Let's take a small coke bottle (a plastic one). Now fill the bottle entirely with water not even letting a small air bubble, however we cannot stop forming a tiny bubble. Now this water bottle when dropped will bounce of the floor as shown in the image.
I think that it became elastic due to the shock waves produced in water due to sudden impulse on the bottle.
However, if the air bubble inside the bottle is somewhat large then it would lose it bouncy nature. I don't know how these waves make this. Could you help me to understand the exact reason behind this?
Even the bouncy nature is dependent of configuration of fall. In the given figure if the bottle is allowed to leave at the below given configuration the bottle is not a bouncy one. How could you help me in understanding this phenomenon?
Also, I found an interesting fact about this. Not only this orientation, but also it depends on the stiffness of the material. I expected that when stiffness decreases then it will bounce more. But after observations on it, I got result that when stiffness increases then bouncy nature increases to a peak value then after increasing the stiffness the bouncy nature decreases. But why?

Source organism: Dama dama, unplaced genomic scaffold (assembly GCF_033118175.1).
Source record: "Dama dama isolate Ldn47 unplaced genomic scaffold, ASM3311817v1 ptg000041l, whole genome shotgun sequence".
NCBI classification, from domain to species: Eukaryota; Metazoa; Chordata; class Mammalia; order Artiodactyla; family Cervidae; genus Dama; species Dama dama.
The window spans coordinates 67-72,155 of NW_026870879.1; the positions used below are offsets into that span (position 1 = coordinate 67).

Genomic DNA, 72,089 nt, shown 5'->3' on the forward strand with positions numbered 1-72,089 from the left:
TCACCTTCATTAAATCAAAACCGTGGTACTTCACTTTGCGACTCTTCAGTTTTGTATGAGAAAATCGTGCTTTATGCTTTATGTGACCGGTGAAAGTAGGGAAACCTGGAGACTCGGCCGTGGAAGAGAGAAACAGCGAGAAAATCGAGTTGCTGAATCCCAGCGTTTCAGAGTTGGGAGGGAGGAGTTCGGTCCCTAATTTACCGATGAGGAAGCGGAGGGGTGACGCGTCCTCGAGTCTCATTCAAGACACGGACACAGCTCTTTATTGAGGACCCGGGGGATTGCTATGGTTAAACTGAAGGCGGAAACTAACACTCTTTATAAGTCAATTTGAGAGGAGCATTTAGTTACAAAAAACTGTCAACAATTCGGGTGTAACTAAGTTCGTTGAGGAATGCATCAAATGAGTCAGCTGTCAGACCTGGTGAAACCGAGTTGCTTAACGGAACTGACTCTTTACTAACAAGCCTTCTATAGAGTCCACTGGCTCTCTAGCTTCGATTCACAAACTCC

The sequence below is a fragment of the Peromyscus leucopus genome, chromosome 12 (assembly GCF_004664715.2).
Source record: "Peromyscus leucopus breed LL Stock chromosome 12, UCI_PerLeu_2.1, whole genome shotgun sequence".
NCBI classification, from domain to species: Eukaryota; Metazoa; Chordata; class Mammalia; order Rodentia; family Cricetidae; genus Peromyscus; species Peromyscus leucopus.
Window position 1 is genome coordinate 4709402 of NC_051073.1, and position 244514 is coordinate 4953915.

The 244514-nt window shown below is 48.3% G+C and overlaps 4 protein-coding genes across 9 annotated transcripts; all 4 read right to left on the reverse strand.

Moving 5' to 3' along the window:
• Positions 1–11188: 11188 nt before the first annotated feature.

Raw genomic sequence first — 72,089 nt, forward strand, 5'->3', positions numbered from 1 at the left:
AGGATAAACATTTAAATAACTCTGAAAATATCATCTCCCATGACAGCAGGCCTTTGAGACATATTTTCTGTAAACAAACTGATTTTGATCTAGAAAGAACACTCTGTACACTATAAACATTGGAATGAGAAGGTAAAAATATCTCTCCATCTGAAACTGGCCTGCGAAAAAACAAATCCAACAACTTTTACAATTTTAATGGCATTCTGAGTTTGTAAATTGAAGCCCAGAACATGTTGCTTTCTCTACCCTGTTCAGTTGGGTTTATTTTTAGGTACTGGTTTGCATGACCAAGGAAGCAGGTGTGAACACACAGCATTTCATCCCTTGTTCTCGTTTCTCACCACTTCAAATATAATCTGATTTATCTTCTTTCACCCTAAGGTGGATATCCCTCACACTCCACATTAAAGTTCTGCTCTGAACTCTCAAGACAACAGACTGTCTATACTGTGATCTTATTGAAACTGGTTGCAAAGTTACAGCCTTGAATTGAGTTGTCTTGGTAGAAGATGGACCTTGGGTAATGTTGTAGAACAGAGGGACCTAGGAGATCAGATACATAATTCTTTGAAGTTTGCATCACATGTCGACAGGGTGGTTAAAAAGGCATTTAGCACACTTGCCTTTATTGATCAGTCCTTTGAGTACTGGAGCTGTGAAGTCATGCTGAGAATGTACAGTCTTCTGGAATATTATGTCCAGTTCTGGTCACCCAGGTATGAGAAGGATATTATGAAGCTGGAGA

Why this phenomenon is seen in bottles with liquids but not gases? What if it is a solid!
I even found a new thing that bounciness also depend upon the length of the bottle. I had guessed that “The more spherical it is, the more bouncier it is”. That is length is inversely proportional to bounciness. Is this assumption correct?